This document describes a new resource manager architecture in an effort to simplify the development of new resource managers. For a detailed description of the overall PTP architecture, refer to the PTP 2.x Design Document.
In the existing architecture, a resource manager comprises two parts: a Java component that implements the client side of the Resource Manager Proxy Protocol and an external component (usually C or Python) that implements the server side of the protocol, and interacts with the runtime system on the target machine. In the new architecture, the resource manager comprises only a single Java component that interacts with the runtime system via the command-line interface.
The resource manager is a Java component that interacts with a (potentially remote) runtime system via the command-line interface. Commands are issued by the resource manager to perform activities, and the resource manager attempts to interpret the command results in a meaningful manner.
When a resource manager is first started, it attempts to discover information about the target system by issuing a discover command. This command will attempt to discover information such as:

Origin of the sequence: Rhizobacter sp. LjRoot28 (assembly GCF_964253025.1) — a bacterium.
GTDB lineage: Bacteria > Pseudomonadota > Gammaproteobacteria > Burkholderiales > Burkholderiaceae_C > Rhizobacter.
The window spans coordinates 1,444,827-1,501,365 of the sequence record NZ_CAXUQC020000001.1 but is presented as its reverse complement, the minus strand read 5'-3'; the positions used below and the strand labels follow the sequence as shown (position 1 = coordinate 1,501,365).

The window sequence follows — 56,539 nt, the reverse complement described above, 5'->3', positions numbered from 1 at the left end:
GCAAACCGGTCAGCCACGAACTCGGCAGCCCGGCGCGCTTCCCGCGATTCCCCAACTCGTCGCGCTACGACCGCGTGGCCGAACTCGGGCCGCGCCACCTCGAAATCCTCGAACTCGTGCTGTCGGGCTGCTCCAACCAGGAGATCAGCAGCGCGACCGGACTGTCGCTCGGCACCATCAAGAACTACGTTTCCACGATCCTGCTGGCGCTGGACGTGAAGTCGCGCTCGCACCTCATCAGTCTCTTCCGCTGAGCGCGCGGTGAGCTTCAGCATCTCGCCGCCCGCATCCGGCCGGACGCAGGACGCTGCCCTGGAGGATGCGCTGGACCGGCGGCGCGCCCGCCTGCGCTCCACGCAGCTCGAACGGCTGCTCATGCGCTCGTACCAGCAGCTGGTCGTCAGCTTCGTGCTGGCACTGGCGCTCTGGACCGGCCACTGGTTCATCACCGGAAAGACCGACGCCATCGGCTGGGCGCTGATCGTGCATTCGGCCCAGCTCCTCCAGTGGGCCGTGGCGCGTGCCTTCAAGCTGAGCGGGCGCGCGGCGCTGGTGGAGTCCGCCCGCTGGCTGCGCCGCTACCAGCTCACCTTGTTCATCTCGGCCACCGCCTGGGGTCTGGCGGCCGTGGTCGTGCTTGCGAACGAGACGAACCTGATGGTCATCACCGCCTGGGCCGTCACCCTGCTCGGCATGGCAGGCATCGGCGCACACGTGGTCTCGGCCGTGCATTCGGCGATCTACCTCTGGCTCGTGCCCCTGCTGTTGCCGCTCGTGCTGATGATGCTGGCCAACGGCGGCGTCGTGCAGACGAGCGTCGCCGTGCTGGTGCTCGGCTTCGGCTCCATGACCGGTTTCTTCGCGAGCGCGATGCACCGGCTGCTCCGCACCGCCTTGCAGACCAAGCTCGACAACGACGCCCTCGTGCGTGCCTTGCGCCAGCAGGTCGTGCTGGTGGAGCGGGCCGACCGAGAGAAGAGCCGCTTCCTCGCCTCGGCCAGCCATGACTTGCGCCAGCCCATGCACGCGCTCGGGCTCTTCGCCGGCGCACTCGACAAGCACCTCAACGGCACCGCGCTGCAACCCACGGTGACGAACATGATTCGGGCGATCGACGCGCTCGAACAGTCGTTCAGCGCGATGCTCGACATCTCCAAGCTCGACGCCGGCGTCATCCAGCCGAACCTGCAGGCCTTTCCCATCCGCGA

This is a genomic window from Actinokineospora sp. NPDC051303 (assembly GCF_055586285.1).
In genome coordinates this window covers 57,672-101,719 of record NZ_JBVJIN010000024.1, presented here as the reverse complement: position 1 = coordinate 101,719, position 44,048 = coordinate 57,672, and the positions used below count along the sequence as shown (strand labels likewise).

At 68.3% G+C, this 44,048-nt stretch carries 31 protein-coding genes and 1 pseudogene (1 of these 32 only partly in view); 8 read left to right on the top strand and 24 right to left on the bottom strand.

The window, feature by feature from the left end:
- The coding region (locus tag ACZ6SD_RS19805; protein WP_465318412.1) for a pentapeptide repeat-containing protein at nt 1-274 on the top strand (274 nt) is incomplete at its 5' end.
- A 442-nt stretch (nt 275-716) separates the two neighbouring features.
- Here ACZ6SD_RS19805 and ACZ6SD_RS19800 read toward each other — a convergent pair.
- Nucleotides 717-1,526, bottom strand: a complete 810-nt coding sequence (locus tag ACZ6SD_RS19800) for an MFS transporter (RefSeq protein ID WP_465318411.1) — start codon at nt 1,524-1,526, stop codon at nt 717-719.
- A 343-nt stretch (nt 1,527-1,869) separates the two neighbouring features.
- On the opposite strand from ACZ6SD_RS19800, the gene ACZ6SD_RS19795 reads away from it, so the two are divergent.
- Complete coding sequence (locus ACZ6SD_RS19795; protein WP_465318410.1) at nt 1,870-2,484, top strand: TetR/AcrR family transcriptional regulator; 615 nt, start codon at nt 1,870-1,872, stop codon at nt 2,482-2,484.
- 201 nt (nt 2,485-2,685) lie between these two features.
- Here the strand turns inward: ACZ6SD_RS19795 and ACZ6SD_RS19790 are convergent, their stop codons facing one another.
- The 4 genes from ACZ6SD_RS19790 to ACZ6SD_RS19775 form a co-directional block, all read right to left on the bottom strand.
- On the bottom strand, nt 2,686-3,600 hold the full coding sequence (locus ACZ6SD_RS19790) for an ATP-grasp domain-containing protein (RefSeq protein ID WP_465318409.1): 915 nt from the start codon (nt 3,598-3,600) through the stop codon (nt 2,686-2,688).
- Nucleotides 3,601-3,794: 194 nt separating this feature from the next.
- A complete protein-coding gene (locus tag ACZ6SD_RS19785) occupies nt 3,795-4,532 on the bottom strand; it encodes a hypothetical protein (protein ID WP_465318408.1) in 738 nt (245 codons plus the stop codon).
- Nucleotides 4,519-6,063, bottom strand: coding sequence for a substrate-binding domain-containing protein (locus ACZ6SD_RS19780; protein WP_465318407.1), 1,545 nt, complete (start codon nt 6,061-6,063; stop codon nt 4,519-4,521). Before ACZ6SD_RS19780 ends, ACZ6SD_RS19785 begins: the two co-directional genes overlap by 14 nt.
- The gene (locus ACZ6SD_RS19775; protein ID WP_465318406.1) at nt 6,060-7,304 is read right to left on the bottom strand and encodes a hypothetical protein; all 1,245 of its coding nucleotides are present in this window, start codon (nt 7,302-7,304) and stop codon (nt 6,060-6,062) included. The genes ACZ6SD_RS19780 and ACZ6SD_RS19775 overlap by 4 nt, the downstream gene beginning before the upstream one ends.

- The number of racks (machines) and nodes
- Attributes about the hardware
- Job queues and resource requirements
- User definable parameters
The discover command is expected to only be run once when the resource manager is first started.
The output format for the discover command is currently system dependent, but an XML-based format is under development and is expected to be used for new resource managers.
Once discovery has completed, the resource manager will being monitoring the status of the system and jobs using a monitor command. Two types of monitor commands will be supported:
- Periodic monitoring, where the command is issued on a regular basis
- Continuous monitoring, where the command is issued once and continues to run for the life of the resource manager session
The monitor command will provide model update information, such as:
- Status changes to machines and nodes
- Status changes to queues, jobs and processes
- Other attribute changes to model elements
- New model elements (such as new nodes coming on line)
The output format for the monitor command is currently system dependent, but an XML-based format is under development and is expected to be used for new resource managers.